Mushroom and Yi Yi Ren Soup

Mushroom and Yi Yi Ren Soup

Following from our last newsletter I wanted to share one of my fav mushroom and yi yi ren soup. Pick this up from a site many years ago and have made it many time with loads of modifications. Yi Yi Ren (also known as coix or Job’s tears or Chinese pearl barley) is also part of the soup. Some research has found that this is a gluten free ingredient even though one of the names for it is barley. It is one of the allowed foods by the NIDDK (National Institute of Diabetes and Digestive and Kidney Diseases).  The Chinese herbal medicinal use of Yi YI Ren is to reduce swelling, however the elders do not recommend eating large amounts of yi yi ren when pregnant. It is best for any other time when you want to retain less water.

Mushrooms are key to making that umami taste (rich, savory, and earthy), thus three types of mushroom – king trumpet, shiitake, and miyatake (button mushrooms) but of course you can use any type of mushroom.



1kg of carrots, washed, trimmed and rough chopped

1kg onion, chopped

125g. of ginger, washed, sliced, or crushed

500g. dried shiitake mushrooms, rehydrated and rinsedmushroom

500g of napa cabbage (wombok), washed and rough chopped

125g. of dried bok choy, rehydrated and rinsed three times

7.5 l of water

1 honey date, rinsed


1kg king oyster mushrooms

500g  fresh shiitake mushrooms

500g  brown beech or oyster mushrooms

180g. dried yiyiren, rinsed 3 times and soaked for at least 4 hours

90g  lotus nut rinsed and soaked

Directionsyi yi yren

Soak the barley and lotus seed for 4 hours. They can be soaked together. Drain.

Meanwhile, combine stock ingredients in a soup pot and bring to a boil. Simmer for 2 hours then strain all the stock ingredients out of the soup. Use a fine mesh strainer to get clear stock.

Add barley and lotus to the stock and simmer for 30 minutes.

Meanwhile, dice all the mushrooms into small pieces. Toss the mushrooms with some oil. Saute the mushrooms and deglaze with rice wine. Or, broil the mushrooms. Add the mushrooms to the soup and simmer for another 20 minutes.

The soup is done when the stock looks cloudy and the pearl barley are soft.


Health Benefits of Gui Zhi (Cinnamon)

Health Benefits of Gui Zhi (Cinnamon)cinnamon

Cinnamon (Gui Zhi- Rou Gui) Ramulus Cinnamomi Cassiae, can go by many names in Chinese herbology depending on type and locations. Cinnamon is a powerful herb and spice that has been utilized medicinally around the world for thousands of years. It is still use daily in many cultures because of its wide-spread health benefits, not to mention its distinctly sweet, warming taste and ease of use in recipes.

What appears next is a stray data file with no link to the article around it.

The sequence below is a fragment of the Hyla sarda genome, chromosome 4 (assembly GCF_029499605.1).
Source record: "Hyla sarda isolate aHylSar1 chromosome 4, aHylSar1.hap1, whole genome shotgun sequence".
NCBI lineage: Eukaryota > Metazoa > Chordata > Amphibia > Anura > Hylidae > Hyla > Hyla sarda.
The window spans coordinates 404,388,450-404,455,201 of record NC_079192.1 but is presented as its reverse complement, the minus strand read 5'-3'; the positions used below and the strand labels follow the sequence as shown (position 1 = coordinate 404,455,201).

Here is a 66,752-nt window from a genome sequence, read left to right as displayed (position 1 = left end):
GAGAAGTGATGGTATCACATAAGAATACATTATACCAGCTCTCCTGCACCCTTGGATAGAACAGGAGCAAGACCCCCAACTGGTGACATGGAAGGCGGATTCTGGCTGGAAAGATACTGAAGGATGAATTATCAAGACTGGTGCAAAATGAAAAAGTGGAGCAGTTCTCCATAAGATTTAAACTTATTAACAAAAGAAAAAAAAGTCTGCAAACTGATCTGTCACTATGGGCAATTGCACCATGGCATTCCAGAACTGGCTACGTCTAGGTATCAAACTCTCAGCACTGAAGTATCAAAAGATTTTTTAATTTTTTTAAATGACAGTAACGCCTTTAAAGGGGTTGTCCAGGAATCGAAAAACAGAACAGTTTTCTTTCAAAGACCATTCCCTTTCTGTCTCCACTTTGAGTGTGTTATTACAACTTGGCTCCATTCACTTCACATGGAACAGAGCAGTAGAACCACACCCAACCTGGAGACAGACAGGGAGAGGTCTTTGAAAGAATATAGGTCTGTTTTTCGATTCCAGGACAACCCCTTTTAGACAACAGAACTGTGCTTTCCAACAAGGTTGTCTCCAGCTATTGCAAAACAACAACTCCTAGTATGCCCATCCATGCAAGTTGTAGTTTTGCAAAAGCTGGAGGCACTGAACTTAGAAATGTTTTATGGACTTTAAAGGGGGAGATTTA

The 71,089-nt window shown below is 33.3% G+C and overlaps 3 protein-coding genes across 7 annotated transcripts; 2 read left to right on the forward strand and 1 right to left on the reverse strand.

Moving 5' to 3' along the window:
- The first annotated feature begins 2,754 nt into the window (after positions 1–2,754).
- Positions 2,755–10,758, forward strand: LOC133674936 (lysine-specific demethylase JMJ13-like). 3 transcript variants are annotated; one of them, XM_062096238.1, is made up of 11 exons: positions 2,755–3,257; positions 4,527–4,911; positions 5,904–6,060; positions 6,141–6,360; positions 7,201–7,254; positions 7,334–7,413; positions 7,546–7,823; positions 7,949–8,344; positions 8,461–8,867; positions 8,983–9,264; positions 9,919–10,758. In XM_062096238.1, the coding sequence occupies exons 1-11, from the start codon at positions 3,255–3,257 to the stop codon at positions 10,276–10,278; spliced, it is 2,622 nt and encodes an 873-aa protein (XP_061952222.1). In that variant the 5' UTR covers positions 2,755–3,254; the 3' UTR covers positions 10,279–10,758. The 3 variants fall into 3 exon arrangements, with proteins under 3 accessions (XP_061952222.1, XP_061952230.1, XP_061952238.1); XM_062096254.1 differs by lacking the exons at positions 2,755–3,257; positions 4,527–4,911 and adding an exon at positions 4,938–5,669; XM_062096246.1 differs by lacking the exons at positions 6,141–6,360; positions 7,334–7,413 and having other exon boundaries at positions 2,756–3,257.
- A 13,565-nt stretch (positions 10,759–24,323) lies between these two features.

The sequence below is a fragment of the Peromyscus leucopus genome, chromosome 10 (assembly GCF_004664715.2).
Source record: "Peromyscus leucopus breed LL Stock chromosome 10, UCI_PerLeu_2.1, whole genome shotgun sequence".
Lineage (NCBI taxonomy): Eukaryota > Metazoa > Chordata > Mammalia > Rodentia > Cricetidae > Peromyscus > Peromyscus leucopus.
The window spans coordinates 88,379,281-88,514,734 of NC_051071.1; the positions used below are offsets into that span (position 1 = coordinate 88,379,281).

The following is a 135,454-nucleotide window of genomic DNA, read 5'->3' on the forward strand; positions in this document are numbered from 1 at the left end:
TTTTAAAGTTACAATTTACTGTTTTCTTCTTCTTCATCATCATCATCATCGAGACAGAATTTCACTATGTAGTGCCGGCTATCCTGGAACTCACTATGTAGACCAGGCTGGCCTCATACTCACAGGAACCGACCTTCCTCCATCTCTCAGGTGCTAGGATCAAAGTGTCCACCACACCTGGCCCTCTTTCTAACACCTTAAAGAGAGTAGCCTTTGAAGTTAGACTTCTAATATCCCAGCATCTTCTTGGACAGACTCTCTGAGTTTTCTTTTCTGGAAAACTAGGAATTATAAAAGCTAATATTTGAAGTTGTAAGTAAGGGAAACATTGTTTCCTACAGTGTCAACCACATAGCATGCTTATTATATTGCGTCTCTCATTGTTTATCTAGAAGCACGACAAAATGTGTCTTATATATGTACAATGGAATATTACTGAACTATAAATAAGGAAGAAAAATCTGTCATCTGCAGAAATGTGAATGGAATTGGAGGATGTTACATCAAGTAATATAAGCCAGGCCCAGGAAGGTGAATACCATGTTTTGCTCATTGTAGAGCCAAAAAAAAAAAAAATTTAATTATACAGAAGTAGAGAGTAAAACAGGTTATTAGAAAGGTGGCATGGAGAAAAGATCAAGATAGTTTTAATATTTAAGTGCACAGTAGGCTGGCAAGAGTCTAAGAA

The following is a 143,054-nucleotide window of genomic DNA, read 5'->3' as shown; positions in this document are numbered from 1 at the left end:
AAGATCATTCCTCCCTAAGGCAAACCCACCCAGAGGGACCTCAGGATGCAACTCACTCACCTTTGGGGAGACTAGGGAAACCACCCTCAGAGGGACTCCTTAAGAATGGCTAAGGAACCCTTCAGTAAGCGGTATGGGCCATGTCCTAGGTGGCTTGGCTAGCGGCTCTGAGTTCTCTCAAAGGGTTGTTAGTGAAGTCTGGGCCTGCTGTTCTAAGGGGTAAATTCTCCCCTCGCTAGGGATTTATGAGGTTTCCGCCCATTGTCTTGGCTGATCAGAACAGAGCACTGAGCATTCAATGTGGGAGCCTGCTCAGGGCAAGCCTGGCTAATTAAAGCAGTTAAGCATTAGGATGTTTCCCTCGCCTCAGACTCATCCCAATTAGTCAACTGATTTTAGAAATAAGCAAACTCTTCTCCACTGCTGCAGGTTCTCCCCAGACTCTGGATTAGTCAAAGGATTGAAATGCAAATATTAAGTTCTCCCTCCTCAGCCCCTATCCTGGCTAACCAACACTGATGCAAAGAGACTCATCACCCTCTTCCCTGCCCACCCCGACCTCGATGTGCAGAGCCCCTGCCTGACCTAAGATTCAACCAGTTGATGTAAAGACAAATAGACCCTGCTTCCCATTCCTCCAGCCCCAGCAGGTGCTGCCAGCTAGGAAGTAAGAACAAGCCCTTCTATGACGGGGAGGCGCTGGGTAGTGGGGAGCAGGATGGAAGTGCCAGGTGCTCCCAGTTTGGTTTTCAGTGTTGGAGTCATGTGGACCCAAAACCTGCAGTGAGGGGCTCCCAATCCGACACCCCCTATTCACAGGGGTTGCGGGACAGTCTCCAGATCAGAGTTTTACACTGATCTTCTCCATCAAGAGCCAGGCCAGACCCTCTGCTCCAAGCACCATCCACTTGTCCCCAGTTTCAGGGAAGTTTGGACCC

The unique smell, color, and flavor of cinnamon is due to the oily part of the tree that it grows from. The health benefits of cinnamon come from the bark of the Cinnamon tree. This bark contains several special compounds which are responsible for its many health promoting properties- including cinnamaldehyde, cinnamic acid, and cinnamate. In Chinese herbology Cinnamon is considered warm, spicy herbs that release the exterior.


The main health benefits include

High Source of Antioxidants

Contains Anti-inflammatory Properties

Protects Heart Health

Anti-diabetic effect

Fights Infections & Viruses

Freshens Breath Naturally

Prevent or Cure Candida

Natural Food Preservative


Health advantage of cinnamon can be obtained in the form of its pure bark, essential oils, in ground spice form (which is bark powder), or in extract form when its special phenolic compounds, flavonoids, and antioxidants are isolated. These compounds make cinnamon one of the most beneficial spices on earth, giving it antioxidant, anti-inflammatory, anti-diabetic, anti-microbial, immunity-boosting, cancer and heart disease-protecting abilities.


suggestion for cinnamon apple treat 


  •  4 large sundowner apples
  •  1/2 cup (60g) walnuts, finely chopped
  •  1/2 cup (100g) brown sugar
  •  1 1/2 teaspoons ground cinnamon
  •  3/4 cup (85g) almond meal
  •  1 egg white, lightly whisked
  •  10g butter, cubed
  •  Custard, to serve


  • Step 1: Preheat oven to 190°C. Using an apple corer, core the apples to make a 3-4cm opening at the top. Place the apples in a small baking dish.
  • Step 2: Combine walnuts, sugar, cinnamon and almonds in a bowl. Stir in egg white. Spoon mixture evenly among centre of the apples. Place butter over the top of the apples. Bake for 35-45 minutes until the apple is just tender.
  • Step 3: Place the apples in serving bowls and serve with the custard.